Monday, July 13, 2015

Peak of the Week: Mount Massive

Mt. Massive's South Slopes route
The South Slopes route from just above treeline
Mount Massive is one of Colorado's most magnificent and gigantic peaks. With seven distinct summits, four of which are over 14,000 feet, Massive is almost more of a sub-range or a massif than a singular peak. As most everyone knows by now, Massive is the second-highest peak in Colorado and the third highest in the lower 48. By almost any measure, Massive is one of Colorado's most impressive mountains.

There are several routes up Mount Massive, from the relatively easy South Slopes standard route (class 2) to the scrambling ridgeline that connects North Massive to Massive proper to the marathon nine-summit "Massive Mania," which truly traverses the entirety of this great mountain. By the time you have completed your visit to this majestic peak you will understand its reputation and its name.

Mount Massive TH
From Leadville, drive 3.5 miles south on Highway 24. Turn onto CR 300. Follow this road for 7 miles to the obvious trailhead just past the trailhead for Mt. Elbert on the left side of the road, Half Moon Campground (right side of road) and over a creek crossing. The trailhead on the right.

North Half Moon TH
Follow the directions for the Mount Massive TH. Continue past the Mount Massive TH for 2 miles to a junction. The road may be 4WD beyond this point. Continue straight for another half mile to the trailhead.

Windsor Lake TH
From downtown Leadville drive 4.5 miles west to Turquoise Lake. Cross over the dam and follow Hagerman Pass Road for 7 miles. Park on the north side of the road, cross over the Carlton Diversion tunnel and find the start of the trail after crossing a small stream.

East Slopes (13.5 miles; 4,531' elevation gain; class 2)
This is the standard route on Mount Massive and is a walk-up classic. One drawback, however, is that being the easiest route on Colorado's second highest peak, it is popular. Don't expect solitude unless you go in the off season.

rotten snow on Mt. Massive in the late spring
Slogging up snowfields on the South Slopes in late spring
This route starts at the popular Mount Massive TH very close to the Mount Elbert TH and Half Moon Creek campground. It contours along the base of the peak, following the Colorado Trail for 3.5 miles. Turn left (don't miss this junction) onto the Mount Massive Trail at 11,300' and follow it through the trees until you emerge in the gigantic basin on Massive's east side. The summit doesn't look far away, but the distance is deceiving.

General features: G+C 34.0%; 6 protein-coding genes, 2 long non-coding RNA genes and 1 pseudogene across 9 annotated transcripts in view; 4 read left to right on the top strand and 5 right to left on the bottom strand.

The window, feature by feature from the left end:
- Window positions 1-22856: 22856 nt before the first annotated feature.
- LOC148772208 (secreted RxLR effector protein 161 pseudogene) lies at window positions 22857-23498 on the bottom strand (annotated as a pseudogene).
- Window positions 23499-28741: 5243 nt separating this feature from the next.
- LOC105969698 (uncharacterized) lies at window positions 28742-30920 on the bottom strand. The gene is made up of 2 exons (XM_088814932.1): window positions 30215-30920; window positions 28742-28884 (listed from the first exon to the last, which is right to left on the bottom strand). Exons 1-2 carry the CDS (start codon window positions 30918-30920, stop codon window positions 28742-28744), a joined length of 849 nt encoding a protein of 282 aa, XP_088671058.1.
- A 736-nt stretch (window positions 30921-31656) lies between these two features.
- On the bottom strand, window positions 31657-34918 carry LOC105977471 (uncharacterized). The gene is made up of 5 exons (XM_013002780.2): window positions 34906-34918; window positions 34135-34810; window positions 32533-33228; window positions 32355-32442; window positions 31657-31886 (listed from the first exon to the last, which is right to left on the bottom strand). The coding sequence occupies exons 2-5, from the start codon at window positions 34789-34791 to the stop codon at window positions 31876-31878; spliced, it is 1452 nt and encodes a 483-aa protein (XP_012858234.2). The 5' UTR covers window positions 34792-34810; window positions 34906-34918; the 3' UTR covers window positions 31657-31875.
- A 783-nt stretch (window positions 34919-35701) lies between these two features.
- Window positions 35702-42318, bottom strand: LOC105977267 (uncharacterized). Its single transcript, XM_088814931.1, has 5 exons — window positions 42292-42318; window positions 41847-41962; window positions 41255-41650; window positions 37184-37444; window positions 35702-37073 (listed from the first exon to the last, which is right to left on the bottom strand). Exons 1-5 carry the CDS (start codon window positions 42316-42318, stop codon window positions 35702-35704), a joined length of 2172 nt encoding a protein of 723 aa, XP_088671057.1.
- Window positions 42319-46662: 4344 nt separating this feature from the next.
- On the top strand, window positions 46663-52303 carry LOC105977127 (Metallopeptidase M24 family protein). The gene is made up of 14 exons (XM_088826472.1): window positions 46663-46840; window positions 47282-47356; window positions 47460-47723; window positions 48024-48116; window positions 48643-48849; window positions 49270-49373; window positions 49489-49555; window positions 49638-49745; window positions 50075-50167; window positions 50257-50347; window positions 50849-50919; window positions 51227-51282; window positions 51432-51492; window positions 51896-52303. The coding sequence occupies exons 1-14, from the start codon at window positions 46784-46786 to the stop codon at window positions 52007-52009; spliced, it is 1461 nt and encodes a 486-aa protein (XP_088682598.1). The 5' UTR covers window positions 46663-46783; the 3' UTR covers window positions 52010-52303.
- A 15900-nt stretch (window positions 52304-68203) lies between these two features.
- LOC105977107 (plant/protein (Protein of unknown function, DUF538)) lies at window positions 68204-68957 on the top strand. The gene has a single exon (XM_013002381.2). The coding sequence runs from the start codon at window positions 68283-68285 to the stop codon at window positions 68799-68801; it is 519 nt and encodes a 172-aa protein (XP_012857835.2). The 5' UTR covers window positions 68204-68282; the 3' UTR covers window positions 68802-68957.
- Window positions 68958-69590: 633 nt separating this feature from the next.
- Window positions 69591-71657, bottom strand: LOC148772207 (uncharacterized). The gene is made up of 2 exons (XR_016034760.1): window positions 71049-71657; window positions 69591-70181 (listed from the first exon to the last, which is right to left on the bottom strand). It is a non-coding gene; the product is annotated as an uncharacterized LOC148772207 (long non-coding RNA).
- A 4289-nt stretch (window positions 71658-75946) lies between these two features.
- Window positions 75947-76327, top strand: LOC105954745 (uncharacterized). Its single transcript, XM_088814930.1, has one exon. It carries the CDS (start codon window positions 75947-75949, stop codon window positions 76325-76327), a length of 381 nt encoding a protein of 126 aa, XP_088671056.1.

Follow the well-trodden trail for 3 miles as it climbs to the saddle on Massive's southern shoulder (between Massive and unranked "South Massive". This saddle is at 13,900'. Follow the rocky ridgeline to the summit and take in the view.

Southwest Slopes (5.8 miles; 4,001' elevation gain; class 2)
This steep, abridged route is the shortest way to climb Massive and avoids most of the crowds of the South Slopes. From the Half Moon TH, follow the trail northwest  to 11,200' and locate a tricky-to-find hiker's trail that cuts north up a gully. Weave through some broken cliffs, climbing very steeply and join the Eat slopes route just above the saddle and follow this to the summit.

Massive Mania (11.9 miles; 4,953' elevation gain; class 3)
This impressive route is accomplished via a car-shuttle and collects all nine of Massive's numerous summits. This incredible journey gives you the full Massive experience. Starting at the Lake Windsor TH follow the Continental Divide along the lofty ridge of Massive's massif until you reach North Massive, a "possibly ranked" 14er. Descend southwest along a scrambly class 3 ridge to "Massive Green" and continue the traverse along easier terrain to Massive's main summit. Continue the exposed ridge traverse to "South Massive" and "South South Massive" and finally over Point 12,381. Descend to the Mount Massive TH and congratulate yourself on an incredible journey.

By every route, Massive is a big mountain. The standard route is long and exhausting, and almost every route on the mountain will carry you high above treeline for long periods of time. Take careful consideration about the weather forecast and don't get caught on Massive's long ridges in a thunderstorm.

Mount Massive on

Mount Massive on

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